Cushions and back supports
Many different types of seat cushions and back supports are available. It is rare for a wheelchair to be prescribed without a cushion because cushions are important for comfort and to help prevent some medical complications such as pressure ulcers. You can expect a cushion to last between two and five years, depending on the materials it is made from and its use.
A scooter is a great way to increase outdoor mobility and independence for clients who are able to walk within their home, but struggle with outdoor mobility. If the scooter is being stored outside, it needs to be located in a secure, sheltered location with easy access to an electrical outlet. Clients should discuss their options for storing and charging the scooter with their therapist or sales representative prior to purchase.
A power wheelchair may be most appropriate for clients who are unable to ambulate in their homes and cannot propel a manual wheelchair. Different types of controls are available for driving the chair, ranging from joysticks to head controls. The therapist will be able to determine the safest way for the client to drive the chair and whether this type of device is appropriate.
Power wheelchair with power dynamic positioning
This is a power wheelchair equipped with power tilt and/or power recline. These functions allow clients to change the angle of the seat and back to enable them to change their position in the chair. This type of equipment is often prescribed for clients who need a power wheelchair, but have also lost their ability to shift their weight or reposition themselves.
Bathroom safety equipment
Many falls happen in the bathroom and often result in injury. Investing in bathroom safety equipment (e.g., raised toilet seat, commode, grab bars, bath bench) for clients with decreased mobility may help to prevent falls.
Raised toilet seats fit on top of the bowl to raise the sitting surface, making rising from the toilet easier. A bath seat or bath bench goes inside the bathtub or shower and gives the client somewhere to sit while bathing. The height can be raised, again making rising easier. A commode can be placed by the bedside so the client does not need to get to the bathroom in the middle of the night.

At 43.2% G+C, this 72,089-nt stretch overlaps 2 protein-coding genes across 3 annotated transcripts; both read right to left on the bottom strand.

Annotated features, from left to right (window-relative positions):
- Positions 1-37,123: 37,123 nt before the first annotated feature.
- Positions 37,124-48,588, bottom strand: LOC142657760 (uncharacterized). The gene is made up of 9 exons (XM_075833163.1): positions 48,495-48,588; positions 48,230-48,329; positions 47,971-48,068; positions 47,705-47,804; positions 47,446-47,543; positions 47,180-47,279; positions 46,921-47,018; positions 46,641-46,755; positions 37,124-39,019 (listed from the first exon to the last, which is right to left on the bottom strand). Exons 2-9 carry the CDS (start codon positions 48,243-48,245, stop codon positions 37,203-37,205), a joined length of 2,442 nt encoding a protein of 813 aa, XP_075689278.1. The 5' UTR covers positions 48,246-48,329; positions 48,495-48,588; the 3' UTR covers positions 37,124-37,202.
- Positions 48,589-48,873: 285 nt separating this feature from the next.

The importance of grab bars cannot be over stated. Clients often try to hold towel racks, soap dishes or vanities for support and balance. These devices are not designed to support a person’s weight and are likely to give way.
Home accessibility modifications
Clients with decreased mobility may require some modifications to improve accessibility both outside and within the home. A folding ramp may be an appropriate temporary solution to negotiate a few stairs at the doorway. A stair glide should be specifically designed for the client’s staircase if there is a curve to it. One the rail has been installed on the stairs, the client can sit in the chair attached to the rail and be transported up and down.
Many other home modifications are also are possible. A therapist can complete an assessment to determine the adaptations needed and help with getting cost estimates.
Therapeutic support surfaces (powered and non-powered)
Therapeutic support surfaces are either placed on top of the client’s bed mattress or take the place of the mattress altogether. This type of device is often prescribed for people at risk of or who currently have a pressure ulcer. Check the manufacturer’s warranty information to determine the expected lifespan of the equipment.
Transfer and repositioning equipment